Right-to-disconnect laws don’t address the real problems with work

OPINION: Ontario is considering legislation that would let workers ignore after-hours messages. What we need, though, is a larger cultural shift
By Ope Akanbi - Published on Nov 17, 2021
The right to disconnect requires large organizations to formulate policies about digital communication outside work hours. (Edwin Tan/iStock)



Ope Akanbi is an assistant professor at Ryerson University’s School of Professional Communication.

In 1998, an ambulance driver in France failed to answer his employer’s phone calls outside his working hours. He was dismissed, raising questions about the obligation of workers to be available around the clock.

Less than a decade later, France enacted the right to disconnect to protect workers from being penalized for ignoring after-hours work messages. ItalySpain, and Ireland followed suit, and now Ontario is considering enacting a similar law.

But the right to disconnect, which requires large organizations to formulate policies about digital communication outside work hours, applies to knowledge workers, who, unlike the ambulance driver, may not have a physical separation between work and non-work spheres.

This blurring of boundaries reveals important complexities that affect the enforceability of right-to-disconnect legislation.

Broadly, the right to disconnect grapples with the physical constraints of traditional work versus today’s digital workplaces. So legislation that makes sense for a factory worker who goes home for the night is applied to the 21st-century knowledge worker.

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While digital communication and the proliferation of mobile devices can allow workers to extend their work days, they are neither necessary nor sufficient to account for the problem of overwork among knowledge workers. The tools required to perform knowledge work are not restricted to a physical workspace.

In the absence of actual physical constraints, renegotiating the pace of work and its duration is now a largely cultural exercise. Digital communication and mobile-device use can erode the ability to disconnect from work, but whether that actually happens depends on workplace cultures that vary among employers.

Individually, some employees try to regulate boundaries of work and personal life by using separate devices for their jobs; others have become resigned to having no work-life separation amid calls to find the good in work-life conflict.

There have even been suggestions that, due to the failure of institutional structures to protect personal time, individual workers must manage their own work schedules to forestall overwork and its negative effects.

Asking workers to manage their own work schedules assumes that they have control. In fact, control over work varies by job type, seniority, and employer policies, among other factors. On one end of the spectrum are assembly workers, subject to the machine’s pace.

In contrast, knowledge workers can exert more control over their work pace and schedules. Openly or surreptitiously, they shop online, use social media, play games, and check on their children, all during work hours. For knowledge workers, work and personal time are thus entangled in ways that eight-hour workday legislation did not anticipate.

Disconnect laws, then, will not necessarily result in a uniform restriction of work to an eight-hour window. Beyond the impracticality of such restrictions in several professions, knowledge workers have varying preferences for how they divide their work and personal time.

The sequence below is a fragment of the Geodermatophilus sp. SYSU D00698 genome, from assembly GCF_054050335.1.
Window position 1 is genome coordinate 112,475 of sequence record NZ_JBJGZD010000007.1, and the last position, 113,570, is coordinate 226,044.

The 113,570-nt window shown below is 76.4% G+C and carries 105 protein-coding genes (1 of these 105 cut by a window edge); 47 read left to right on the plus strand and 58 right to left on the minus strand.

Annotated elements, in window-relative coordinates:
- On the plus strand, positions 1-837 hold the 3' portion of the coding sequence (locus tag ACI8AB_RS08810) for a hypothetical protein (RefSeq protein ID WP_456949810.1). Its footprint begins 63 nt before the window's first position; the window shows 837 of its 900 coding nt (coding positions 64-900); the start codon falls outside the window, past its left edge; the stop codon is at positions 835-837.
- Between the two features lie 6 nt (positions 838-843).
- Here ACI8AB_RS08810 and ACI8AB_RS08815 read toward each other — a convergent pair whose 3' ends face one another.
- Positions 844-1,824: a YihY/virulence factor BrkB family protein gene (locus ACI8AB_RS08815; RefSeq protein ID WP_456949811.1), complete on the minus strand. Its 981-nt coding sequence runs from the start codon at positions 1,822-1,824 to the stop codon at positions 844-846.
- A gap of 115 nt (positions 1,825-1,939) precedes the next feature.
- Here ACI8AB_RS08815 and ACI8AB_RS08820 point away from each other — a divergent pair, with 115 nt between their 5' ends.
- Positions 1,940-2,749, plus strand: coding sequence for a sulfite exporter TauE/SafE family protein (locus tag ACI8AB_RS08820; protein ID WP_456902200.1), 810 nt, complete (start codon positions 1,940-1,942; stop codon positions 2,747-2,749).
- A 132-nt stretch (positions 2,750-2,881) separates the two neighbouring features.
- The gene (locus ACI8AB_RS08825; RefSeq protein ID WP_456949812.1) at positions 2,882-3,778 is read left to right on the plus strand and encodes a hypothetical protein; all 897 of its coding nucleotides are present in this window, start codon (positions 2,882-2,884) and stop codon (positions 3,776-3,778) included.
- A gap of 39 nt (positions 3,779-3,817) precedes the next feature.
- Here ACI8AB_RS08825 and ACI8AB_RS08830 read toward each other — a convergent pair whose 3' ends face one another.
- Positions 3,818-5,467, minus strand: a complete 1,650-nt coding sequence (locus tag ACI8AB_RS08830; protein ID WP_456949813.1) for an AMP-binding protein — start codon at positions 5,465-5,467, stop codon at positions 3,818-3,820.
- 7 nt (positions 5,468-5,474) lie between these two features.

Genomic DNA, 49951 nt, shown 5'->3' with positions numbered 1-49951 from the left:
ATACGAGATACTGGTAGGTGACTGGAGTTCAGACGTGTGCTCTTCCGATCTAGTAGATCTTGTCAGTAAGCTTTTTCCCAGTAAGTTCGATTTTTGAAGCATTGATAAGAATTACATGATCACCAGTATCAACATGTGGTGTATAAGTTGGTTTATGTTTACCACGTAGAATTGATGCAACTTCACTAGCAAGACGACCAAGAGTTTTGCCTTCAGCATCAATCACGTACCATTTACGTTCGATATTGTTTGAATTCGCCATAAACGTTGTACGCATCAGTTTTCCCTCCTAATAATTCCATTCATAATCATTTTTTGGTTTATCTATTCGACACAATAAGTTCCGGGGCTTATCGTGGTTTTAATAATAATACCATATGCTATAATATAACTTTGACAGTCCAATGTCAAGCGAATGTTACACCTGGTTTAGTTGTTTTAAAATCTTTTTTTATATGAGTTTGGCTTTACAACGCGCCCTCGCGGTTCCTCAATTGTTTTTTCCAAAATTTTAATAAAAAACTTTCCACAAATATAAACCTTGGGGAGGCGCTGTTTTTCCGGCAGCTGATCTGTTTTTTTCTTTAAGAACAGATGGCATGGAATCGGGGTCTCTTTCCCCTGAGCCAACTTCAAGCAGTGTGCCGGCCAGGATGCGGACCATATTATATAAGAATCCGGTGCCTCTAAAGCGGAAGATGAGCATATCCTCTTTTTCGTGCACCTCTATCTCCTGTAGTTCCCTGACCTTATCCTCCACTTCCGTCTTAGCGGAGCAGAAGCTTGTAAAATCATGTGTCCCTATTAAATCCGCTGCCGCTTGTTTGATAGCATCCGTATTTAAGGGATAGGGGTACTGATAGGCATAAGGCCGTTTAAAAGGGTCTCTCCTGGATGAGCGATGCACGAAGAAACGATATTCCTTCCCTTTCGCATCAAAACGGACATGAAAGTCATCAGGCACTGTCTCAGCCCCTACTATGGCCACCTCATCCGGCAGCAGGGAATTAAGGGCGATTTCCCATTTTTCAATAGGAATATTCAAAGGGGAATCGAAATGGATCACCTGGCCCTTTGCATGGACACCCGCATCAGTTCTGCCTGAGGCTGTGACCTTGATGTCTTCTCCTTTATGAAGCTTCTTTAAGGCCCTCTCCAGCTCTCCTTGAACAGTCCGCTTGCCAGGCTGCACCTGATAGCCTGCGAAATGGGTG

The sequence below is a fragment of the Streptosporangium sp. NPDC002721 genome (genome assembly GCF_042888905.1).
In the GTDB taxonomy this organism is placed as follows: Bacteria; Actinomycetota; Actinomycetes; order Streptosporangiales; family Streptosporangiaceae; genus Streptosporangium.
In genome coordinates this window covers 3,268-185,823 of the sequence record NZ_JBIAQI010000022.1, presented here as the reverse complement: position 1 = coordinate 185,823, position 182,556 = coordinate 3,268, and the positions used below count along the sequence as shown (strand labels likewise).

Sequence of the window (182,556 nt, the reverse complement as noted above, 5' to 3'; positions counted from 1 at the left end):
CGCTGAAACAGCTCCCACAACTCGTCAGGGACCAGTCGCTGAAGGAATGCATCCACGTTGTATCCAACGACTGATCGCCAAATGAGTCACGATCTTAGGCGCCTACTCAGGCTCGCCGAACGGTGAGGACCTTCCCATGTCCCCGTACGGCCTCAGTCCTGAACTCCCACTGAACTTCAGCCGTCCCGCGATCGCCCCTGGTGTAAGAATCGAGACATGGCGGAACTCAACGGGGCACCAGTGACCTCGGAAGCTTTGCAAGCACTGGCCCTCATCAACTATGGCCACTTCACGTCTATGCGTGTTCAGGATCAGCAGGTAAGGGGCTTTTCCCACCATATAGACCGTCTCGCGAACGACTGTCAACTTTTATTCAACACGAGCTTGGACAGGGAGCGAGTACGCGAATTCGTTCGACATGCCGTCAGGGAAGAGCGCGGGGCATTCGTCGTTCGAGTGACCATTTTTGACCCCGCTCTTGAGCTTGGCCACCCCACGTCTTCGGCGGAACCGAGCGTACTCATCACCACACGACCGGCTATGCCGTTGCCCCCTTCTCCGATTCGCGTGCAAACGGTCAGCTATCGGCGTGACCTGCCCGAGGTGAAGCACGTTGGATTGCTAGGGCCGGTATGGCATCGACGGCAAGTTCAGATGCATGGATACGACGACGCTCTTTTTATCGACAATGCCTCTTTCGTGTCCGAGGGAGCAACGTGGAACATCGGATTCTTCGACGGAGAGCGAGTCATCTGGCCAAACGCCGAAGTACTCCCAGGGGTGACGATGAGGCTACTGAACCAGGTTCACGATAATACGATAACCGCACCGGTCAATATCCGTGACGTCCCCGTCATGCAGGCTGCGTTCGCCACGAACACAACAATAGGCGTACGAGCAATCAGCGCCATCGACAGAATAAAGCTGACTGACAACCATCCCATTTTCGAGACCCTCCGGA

The COVID-19 pandemic forced many workers, especially parents, to integrate work with personal responsibilities. While some lamented the absence of boundariesothers enjoyed the benefits.

The right to disconnect also fails to anticipate what Arlie Hochschild, an American sociologist, describes as the “second shift” — household chores, which are often unpaid and performed by women.

Although eight-hour-workday rights were designed to help workers enjoy leisure time, for many women, they’re merely a shift in gears to a different type of work from which there is no right to disconnect.

Despite the dubious effectiveness of right-to-disconnect laws, they raise important questions about the organization of modern work and our collective expectations about the kind of work we value as a society and the time it ought to consume. The laws, and the discussions surrounding them, may contribute to a cultural shift away from workaholism, at least when it comes to paid work.

Some organizations, such as Volkswagen and Daimler,  introduced restrictions around digital communication several years ago. The right to disconnect may encourage more businesses to take similar measures.

But given the variation in worker preferences and implications for job satisfaction, treating the right to disconnect as an authorized refusal to answer emails after 5 p.m. hardly addresses the problem of overwork among knowledge workers. After all, tight deadlines may create the need to work long hours without necessarily communicating with colleagues.

Rather, employers should focus on being flexible and should offer knowledge workers more autonomy around their availability. This is a significant shift that asks employers to trust their knowledge workers to deliver on their tasks.

The right to disconnect can be the catalyst an organization needs to review its policies. However, a cultural shift that destigmatizes a less frenetic pace of work and allows employees more control over their work boundaries will more directly address the problem of overwork.

This article was originally published on The Conversation. Read the original article.​​​​​​​

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